On the trip, I had fun catching up with Justin Maxwell and Anthony Varvaro. Each told tales of their time in the big leagues and shared the reasons they have enjoyed this PawSox club. Here are those conversations:
Lastly: the scheduling gods were not all bad over the past week. Tuesday, as the PawSox played in Gwinnett, the Atlanta Braves hosted the San Francisco Giants. This was significant to me only because the Giants happen to employ a man that used to sit behind the PawSox’ mic – and a man who I am happy to call my big brother. It just so happened that Tuesday was David’s 40th birthday. After our game wrapped up, I raced into Atlanta and was grateful to spend some time with him – and with Duane Kuiper and Mike Krukow (the fabulous television broadcasters for the Giants and two men who have been wonderful to David and to me over the last 13 seasons). Kruk and Kuip can spin a tale, and we had some wonderful laughs and celebrated my brother’s arrival over the hill. Here we were toasting the birthday boy:
Josh and I are looking forward to our first look at the Toledo MudHens tonight at 7:05. We hope you will join us on the pregame show on WHJJ 920 AM and throughout our radio network at 6:35.
by Josh Maurer
Over the course of a long baseball season, inevitably a few games will stand out in the memory bank significantly more than others. Thursday night’s affair between the PawSox and Norfolk Tides at Harbor Park will certainly be one of those for the 2016 campaign.
The PawSox won 3-1 in 14 innings, but the final score doesn’t tell the whole story of a game that featured standout defensive play after standout defensive play, repeated great escapes from Pawtucket relievers and bewildering struggles to hit with runners in scoring position.
After Norfolk scored a two-out run in the bottom of the first against PawSox starter William Cuevas, the Tides were held scoreless for the next 13 innings. In that time Norfolk stranded a remarkable 18 runners on base and went 0-for-23 with runners in scoring position.
Cuevas got early help from centerfielder Ryan LaMarre, who made the catch of the year for Pawtucket to rob Tides catcher Chris O’Brien. You have to see it to believe it – which you can below. By the way, this was O’Brien’s first-ever Triple-A at-bat.
Check out the rest of the saga from Ryan Young’s fantastic write-up on the game:
“After Pawtucket (26-27) tied the game, 1-1, on Jose Vinicio’s RBI single in the seventh inning, the Tides (18-36) would place the leadoff man on base in each of the succeeding six frames. However, a host of PawSox relievers were able to hold Norfolk off the board in each remaining inning.
In the 14th and final inning, Jantzen Witte singled with one out and Vinicio replaced him on the bases after a fielder’s choice against reliever Zach Phillips (3-2). The next batter, Mike Miller stroked a double off the wall in the right field corner that drove home Vinicio with the go-ahead run.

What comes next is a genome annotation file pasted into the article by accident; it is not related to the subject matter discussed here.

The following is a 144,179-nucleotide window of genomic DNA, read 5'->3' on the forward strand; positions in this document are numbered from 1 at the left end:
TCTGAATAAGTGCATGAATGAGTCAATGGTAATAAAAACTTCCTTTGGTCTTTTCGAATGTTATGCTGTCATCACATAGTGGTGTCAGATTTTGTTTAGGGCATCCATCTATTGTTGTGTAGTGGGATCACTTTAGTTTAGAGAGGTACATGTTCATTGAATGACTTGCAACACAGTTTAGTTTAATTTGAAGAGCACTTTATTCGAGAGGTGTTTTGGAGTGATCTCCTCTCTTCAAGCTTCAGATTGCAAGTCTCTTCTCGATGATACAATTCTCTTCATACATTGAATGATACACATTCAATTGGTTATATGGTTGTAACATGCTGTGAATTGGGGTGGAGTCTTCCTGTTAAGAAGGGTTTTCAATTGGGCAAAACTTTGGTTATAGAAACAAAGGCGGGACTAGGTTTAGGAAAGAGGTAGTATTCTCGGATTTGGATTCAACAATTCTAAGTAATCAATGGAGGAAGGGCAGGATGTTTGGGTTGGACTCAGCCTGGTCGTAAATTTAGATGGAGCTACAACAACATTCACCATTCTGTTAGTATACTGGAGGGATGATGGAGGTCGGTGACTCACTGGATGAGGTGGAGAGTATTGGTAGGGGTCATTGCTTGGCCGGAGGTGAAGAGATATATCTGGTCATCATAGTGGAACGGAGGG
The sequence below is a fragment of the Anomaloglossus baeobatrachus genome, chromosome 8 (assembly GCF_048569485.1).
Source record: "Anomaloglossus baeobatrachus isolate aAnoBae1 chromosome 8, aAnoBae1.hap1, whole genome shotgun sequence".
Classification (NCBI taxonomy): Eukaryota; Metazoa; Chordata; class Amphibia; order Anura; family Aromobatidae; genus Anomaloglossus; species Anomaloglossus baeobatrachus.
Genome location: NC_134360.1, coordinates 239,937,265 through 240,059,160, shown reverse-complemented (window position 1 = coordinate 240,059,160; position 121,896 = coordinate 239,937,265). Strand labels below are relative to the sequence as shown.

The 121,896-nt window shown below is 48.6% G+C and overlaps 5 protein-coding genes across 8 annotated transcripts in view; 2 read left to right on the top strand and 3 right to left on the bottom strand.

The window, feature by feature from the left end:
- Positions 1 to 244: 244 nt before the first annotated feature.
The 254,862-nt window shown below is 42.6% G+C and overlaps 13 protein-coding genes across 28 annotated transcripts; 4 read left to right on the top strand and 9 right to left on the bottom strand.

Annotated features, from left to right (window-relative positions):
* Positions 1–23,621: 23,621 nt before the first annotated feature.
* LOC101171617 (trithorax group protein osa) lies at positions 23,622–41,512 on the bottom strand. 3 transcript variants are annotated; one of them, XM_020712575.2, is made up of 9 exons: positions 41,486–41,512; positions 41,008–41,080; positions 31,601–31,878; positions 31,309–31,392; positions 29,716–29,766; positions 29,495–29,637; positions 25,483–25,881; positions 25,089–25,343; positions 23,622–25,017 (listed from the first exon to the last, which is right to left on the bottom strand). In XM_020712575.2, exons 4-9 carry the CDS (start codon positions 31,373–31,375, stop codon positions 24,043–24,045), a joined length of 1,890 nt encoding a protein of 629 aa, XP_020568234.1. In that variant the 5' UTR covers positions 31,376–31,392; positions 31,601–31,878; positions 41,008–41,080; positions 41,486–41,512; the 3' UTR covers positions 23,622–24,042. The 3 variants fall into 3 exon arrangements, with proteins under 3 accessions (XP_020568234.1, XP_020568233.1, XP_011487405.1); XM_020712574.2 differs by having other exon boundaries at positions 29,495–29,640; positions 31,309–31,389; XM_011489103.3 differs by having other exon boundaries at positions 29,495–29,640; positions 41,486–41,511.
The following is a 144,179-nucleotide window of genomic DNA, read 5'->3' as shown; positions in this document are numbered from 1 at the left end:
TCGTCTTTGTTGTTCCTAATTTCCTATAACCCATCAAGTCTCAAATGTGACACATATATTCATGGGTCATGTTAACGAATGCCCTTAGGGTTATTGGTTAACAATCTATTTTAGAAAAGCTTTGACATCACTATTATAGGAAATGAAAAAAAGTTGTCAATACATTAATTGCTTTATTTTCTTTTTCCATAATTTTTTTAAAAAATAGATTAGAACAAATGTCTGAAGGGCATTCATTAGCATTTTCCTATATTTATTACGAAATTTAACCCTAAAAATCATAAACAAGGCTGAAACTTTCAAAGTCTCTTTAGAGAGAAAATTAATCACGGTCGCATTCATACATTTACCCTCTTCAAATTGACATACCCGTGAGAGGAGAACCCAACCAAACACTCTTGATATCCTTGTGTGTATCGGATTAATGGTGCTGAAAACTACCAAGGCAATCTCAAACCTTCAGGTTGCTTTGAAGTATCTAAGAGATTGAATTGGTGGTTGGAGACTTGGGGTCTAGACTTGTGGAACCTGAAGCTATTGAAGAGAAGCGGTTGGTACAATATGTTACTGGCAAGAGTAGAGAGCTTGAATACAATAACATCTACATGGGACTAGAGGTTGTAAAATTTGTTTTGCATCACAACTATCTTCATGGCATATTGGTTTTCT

Ryan LaMarre followed with an RBI single to left field, delivering Pawtucket a 3-1 lead, which it held in the bottom half of the frame.
The PawSox have played two contests longer than 10 innings this season and both have been 14-inning victories over the Tides.
When the fog rolled through in the late innings, the PawSox bullpen repeatedly found incredible ways to escape jam after jam.
Relievers Wesley Wright, Pat Light, Anthony Varvaro and Roman Mendez (2-1) combined for 8.1 scoreless innings of relief.
Wright came in to record the final out of the sixth and strand two baserunners.
Light allowed a leadoff double in the ninth but used two groundouts and a fly out from the pinch-hitter Christian Walker to escape the frame.
Varvaro surrendered a leadoff triple to Yastrzemski in the 10th, but with one out, Yaz was caught in a rundown after a groundball to first base. After a walk loaded the bases with two outs, Varvaro fanned Corban Joseph to end the inning.
With a runner on second base and one out in the 11th, Justin Maxwell made a spectacular diving catch as he approached the right field line that robbed Christian Walker of a game-winning hit.
Maxwell’s defense shined again in the 12th inning. After Dario Alvarez led off the frame with a double off of Mendez and advanced to third on a groundout, he was gunned down at home on a terrific throw from Maxwell.
Not to be outdone by his fellow outfielders, Bryce Brentz made a sensational diving catch to begin the bottom of the 13th inning-the first time the leadoff man failed to reach for the Tides since the fifth inning (breaking a string that stretched for seven consecutive innings).
Norfolk still used a hit-batter, walk and wild pitch to get runners on the corners with two outs in the 13th but Mendez struck out Yastrzemski to end the inning.
The Tides used two singles to place the tying runs on base in the bottom of the 14th, but yet again Mendez prevailed, completing his three-inning outing and sealing the win for Pawtucket.
Norfolk stranded nine runners on base in the five extra frames.
Brentz, Witte and Vinicio all tallied three hits in the game.
Vinicio, who entered the game as a pinch hitter in the fifth inning, recorded his first Triple-A hit on a bunt single in his first at-bat of the night.
The two teams combined to go 3-for-37 with runners in scoring position.”
This game had a bit of everything, but to me it was the spectacular defense by the PawSox that stood out most. Time and again it appeared the Tides were about to plate a game-winning run, but folks like LaMarre, Maxwell and Brentz would not allow it to happen.
Check out our post-game recap from Thursday’s nights radio broadcast, featuring all the play-by-play highlights of the wild affair: